On This Day of Remembrance

72 years ago, soldiers from our once-ally Russia liberated the concentration camp Auschwitz. On this day Jews everywhere celebrate our survival as a people from the horrors that were the Holocaust.

While I never grew up particularly Jewish (I was never bar mitzvah’d, never went to synagogue or temple) I’ve started to identify more and more as a Jew the older I’ve gotten. It’s even funnier when you get into the details and consider the fact that I’m technically only half-Jewish — my lovely mother was raised Christian-Scientist. Regardless of how or why it happened, I have to thank my grandfather. The only problem is…

I never knew my grandfather.

I never even met him, even as a baby.


Kurt Schieren, 1935, just before leaving for the USA

Kurt Schieren was born on May 22nd, 1915, in Neuss, Germany. Of course, Germany was already in the middle of The Great War, and Kurt’s father did what, I assume, most German-born men did; he fought for the empire. While I don’t know if Kurt ever met his father, I can only assume that they never had the pleasure of knowing each other. Kurt’s father died in the trenches from tuberculosis in 1918.

Twenty years later, as Europe was once again changing for the worse, Kurt, his mother Julie (who’d remarried to a lovely man named Max Salm), his brother Heinz and sister Resie traveled to the United States of America, ending up in the City of Brother Love. For reasons currently unkown, Max and Julie returned to Germany in the late 30s. It’s hard to know why they went back. Perhaps like most who’d fled the growing prejudices, they went back to try to rescue more of their family. I don’t know why they went back, but I wanted to know. At this point, I called my Aunt.


I knew my Aunt Barbara had retained a lot of the family history, documents, and other things from when my grandma passed away, so I asked her what she knew. She told me she’d send me a package.

What I received was more eye-opening than I had expected.

Max and Julie Salm were deported to Theresienstadt on July 24th, 1942.


At this point, I should mention, I knew how this ended. However, like the Jewish people, our end is not the summation of ourselves. I still wanted to know more.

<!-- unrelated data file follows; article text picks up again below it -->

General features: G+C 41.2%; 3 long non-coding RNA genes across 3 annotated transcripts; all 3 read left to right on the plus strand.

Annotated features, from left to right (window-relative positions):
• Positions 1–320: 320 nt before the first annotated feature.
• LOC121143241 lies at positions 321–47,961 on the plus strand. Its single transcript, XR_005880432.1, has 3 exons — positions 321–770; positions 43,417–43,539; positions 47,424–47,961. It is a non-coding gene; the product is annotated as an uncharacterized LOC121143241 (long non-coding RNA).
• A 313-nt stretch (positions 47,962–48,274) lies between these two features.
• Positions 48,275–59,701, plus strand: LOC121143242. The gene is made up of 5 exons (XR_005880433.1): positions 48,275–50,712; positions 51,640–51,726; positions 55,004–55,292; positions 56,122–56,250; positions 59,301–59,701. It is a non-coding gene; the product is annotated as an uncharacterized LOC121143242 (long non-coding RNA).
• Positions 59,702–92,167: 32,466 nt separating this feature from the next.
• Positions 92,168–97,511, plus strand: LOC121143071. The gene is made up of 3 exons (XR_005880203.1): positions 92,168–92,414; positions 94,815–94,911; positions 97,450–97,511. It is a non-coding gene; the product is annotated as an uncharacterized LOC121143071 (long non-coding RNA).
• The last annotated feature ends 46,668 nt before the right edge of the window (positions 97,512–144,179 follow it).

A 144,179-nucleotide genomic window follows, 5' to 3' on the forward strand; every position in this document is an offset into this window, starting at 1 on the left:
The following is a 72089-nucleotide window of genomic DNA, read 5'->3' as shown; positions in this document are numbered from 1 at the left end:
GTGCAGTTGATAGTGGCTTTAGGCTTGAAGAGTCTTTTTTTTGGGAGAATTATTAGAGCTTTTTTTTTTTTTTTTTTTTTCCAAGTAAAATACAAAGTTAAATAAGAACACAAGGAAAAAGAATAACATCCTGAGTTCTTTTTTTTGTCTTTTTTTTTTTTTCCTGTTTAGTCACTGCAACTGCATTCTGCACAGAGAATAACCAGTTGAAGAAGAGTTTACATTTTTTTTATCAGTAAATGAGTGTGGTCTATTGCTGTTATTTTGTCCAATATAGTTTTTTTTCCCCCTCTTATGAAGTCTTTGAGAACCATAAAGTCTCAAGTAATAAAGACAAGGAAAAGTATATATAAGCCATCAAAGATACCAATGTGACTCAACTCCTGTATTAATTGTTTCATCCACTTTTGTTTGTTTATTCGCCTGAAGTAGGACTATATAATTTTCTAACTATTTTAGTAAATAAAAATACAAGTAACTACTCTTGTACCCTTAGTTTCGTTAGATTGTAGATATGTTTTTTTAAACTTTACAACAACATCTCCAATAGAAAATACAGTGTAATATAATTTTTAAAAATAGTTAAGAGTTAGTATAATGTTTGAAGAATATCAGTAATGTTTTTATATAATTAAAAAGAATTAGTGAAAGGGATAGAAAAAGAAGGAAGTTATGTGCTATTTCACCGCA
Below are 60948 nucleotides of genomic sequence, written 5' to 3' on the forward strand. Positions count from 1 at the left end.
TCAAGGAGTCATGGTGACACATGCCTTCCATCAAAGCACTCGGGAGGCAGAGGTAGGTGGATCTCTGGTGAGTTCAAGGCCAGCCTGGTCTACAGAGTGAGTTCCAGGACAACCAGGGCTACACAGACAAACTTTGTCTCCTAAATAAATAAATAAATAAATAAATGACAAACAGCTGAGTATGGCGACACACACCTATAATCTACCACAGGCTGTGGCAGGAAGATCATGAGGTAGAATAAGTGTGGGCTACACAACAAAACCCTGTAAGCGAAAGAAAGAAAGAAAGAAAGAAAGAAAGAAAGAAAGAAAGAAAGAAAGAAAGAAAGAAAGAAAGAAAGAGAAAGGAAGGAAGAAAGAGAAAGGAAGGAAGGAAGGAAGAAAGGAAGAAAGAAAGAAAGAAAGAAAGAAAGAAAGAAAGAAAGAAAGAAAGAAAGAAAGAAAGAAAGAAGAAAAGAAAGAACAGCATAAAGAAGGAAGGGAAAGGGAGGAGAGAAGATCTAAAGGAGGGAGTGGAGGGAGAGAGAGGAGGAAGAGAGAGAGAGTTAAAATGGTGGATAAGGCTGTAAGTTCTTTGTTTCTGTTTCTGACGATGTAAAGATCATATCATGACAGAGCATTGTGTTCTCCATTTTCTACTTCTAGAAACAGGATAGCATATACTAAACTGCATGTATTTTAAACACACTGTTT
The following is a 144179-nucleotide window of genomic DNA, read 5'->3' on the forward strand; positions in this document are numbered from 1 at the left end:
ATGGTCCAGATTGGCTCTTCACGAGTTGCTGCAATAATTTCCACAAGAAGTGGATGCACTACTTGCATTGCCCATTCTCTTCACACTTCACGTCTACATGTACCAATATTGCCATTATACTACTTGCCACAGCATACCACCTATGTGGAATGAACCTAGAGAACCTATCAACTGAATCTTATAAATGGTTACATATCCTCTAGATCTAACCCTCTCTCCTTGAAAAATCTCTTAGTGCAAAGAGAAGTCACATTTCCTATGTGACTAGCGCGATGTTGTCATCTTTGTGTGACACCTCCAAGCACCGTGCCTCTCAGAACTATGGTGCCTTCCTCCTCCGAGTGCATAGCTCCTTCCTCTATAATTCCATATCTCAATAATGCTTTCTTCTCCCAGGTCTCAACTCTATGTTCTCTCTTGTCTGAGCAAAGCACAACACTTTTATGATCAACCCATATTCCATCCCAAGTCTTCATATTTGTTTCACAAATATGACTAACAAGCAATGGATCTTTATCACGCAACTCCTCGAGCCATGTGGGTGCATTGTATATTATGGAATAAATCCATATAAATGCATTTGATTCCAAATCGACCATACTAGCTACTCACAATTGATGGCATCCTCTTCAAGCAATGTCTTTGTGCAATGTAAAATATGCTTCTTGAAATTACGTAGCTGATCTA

Less than a year after being deported to Theresienstadt, Max died. Just shy of a month from his 76th birthday.


In October of 1944, as the war was nearing its end for Germany, Julie was shipped to Auschwitz. We’re not sure exactly when it happened, but she died there. 325 miles from Max, thousands from her children, and seemingly alone…

However, she was not alone.

Julie made friends with another prisoner, Erika Weiss. Erika would survive the atrocities of Auschwitz, and in Julie’s final hours, Erika would make her a promise.

She would find Julie’s children and tell them what happened to their mother.


After the war, Erika settled in Prague with limited knowledge of Julie’s children and their lives in Philadelphia. Armed with only stories, she was tasked with figuring out how to narrow the almost 4,200 miles between them.

Around this time she received some soap.

More specifically, she received soap from some friends in the U.S. from a Fels & Co. Soap Company, 73rd Woodland Ave. Philadelphia, PA.

Suddenly, 4,200 miles didn’t seem like such a vast distance at all.

Erika’s letter to Fels & Co.

After receiving Erika’s note, Fels reached out to the National Council of Jewish Women, which was able to track down Heinz, now known as Henry.

Roughly 2 months after Erika reached out, Fels, and the Council for Jewish People, had found a Schieren.

Once the connection had been made, Henry took to thanking Fels for the closure; Resie (who’d married since arriving in America) and her new family reached back out via the council of Jewish Communities, and were able to receive further closure: